That’s because the feds usually go through a “very stringent peer review process” in deciding on advisories, both internally within their agencies and in seeking outside comment, she said, whereas some states don’t.
Another reason Colorado plans to rely on the EPA’s advisory is that officials find that the more different numbers are out there, the more confused the public gets, Richardson said.
“I think the ATSDR numbers are not the only numbers we are going to see. We know that EPA is working on other numbers. … We are considering how we should approach all these chemicals. There’s a large family of (PFAS) chemicals and only a few have numbers for them. Only a few have toxicity information at all,” Richardson said.
But in Vermont, authorities picked a stricter standard than the EPA’s because it wanted to protect a different, sensitive population than the EPA standard is trying to protect, said Sarah Vose, Vermont’s state toxicologist. It considered the most sensitive population to be infants, from birth to age 1, whereas EPA considered impacts on lactating mothers, Vose said.
“Children with small bodies will eat more and drink more than adults. A higher ingestion rate will drive the health advisory lower,” Vose said.
Former EPA official Betsy Southerland said that agency decided to focus on lactating mothers because since companies have voluntarily stopped producing PFAS compounds, “we thought adult women would have higher concentrations of these chemicals in their blood than a newborn infant would. They have been exposed for years while these chemicals were still produced.” Southerland, as a top official in the EPA’s water office, oversaw the development of the EPA’s health advisory in 2016.
In New Jersey, the state’s Drinking Water Quality Institute also considered impacts of PFOS and PFOA to infants, said Keith Cooper, who chairs the group that advises the state Department of Environmental Protection on levels of chemicals to allow in drinking water.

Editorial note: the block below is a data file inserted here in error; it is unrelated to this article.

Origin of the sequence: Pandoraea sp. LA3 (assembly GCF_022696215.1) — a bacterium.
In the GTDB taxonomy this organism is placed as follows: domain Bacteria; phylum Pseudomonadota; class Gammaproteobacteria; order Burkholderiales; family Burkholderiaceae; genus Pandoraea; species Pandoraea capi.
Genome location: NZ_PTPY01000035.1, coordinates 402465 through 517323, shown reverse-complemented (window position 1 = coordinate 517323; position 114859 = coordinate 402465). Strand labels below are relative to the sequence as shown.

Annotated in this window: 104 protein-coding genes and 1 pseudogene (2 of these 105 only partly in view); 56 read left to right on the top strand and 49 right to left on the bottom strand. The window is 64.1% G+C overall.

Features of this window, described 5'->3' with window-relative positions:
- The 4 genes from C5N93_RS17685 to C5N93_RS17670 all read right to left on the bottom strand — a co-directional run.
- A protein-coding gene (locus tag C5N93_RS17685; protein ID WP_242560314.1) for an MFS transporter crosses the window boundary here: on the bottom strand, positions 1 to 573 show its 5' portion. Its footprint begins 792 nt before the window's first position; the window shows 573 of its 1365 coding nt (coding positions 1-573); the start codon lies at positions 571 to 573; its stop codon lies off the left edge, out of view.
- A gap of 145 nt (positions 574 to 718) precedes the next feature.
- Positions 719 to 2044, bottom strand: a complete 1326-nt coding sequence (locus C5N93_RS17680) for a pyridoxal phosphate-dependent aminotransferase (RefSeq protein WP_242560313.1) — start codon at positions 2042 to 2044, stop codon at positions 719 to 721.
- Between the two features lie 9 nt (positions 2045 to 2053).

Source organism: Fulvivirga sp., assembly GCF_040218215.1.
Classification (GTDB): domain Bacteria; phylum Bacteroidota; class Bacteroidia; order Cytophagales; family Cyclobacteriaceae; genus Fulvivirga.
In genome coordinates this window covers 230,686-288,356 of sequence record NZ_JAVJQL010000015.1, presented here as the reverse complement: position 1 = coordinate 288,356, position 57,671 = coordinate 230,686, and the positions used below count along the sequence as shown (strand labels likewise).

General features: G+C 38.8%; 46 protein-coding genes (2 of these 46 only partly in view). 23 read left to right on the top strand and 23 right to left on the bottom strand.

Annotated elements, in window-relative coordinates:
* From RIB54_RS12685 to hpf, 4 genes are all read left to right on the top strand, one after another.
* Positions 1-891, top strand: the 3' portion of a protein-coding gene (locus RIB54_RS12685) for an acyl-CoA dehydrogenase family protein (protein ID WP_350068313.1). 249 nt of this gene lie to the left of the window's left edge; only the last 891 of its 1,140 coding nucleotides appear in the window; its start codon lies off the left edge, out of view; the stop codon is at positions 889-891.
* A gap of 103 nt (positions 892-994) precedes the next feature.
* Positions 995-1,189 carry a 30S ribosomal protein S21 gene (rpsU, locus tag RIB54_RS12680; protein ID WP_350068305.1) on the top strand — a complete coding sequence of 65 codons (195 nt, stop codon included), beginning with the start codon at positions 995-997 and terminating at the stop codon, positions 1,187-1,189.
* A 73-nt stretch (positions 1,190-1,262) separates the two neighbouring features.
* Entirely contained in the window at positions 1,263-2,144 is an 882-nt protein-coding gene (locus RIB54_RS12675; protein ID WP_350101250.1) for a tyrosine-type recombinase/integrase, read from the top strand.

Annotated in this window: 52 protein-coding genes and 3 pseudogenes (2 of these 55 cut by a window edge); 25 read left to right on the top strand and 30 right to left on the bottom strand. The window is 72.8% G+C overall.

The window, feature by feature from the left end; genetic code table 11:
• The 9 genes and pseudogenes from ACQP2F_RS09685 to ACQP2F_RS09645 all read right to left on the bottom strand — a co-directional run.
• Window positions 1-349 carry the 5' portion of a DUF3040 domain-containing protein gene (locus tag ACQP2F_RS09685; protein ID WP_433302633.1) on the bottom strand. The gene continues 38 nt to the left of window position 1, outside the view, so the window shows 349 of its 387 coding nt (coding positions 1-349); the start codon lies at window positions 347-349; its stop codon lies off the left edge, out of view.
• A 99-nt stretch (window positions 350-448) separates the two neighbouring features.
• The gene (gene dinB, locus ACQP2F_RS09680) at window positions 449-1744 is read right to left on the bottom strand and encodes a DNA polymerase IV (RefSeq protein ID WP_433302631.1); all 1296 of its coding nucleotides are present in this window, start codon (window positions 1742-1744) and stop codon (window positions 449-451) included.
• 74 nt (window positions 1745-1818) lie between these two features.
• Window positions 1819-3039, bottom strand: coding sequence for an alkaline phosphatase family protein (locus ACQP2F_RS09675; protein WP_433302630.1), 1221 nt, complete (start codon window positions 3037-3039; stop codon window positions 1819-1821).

The institute also gave more consideration than the EPA did to impacts of PFOA on women who may become pregnant and on their future children, and to the fact that some studies have shown current levels of PFOA in people’s blood already are causing impacts, said Cooper, a Rutgers University toxicology professor.
One problem with PFAS compounds is that they have a fairly extended half-life compared to many other substances, meaning that they remain active in a human body for years, Cooper said. Studies have found, for instance, that PFOA has a half-life in humans of 2.1 to 10.1 years and that PFOS has a half-life of 3.5 to 27 years, the ATSDR study shows. A half-life, more commonly used in describing radioactivity, is the amount of time that a substance takes to lose half its potency.
“With PFAS, you are chronically being exposed to these compounds,” Cooper said. “The half-life makes a huge difference.”
Said former EPA official Southerland: “It’s very important that this ATSDR study be thoroughly reviewed and that a decision be made if their recommendation is better than EPA’s recommendation. This is not a turf fight.
“This is an important public health issue that needs to be resolved by human toxicologists.”
“Would you drink that water, and would you
give it to your children to drink?” West-side resident Cindy Dooling, posing a question to Tucson Water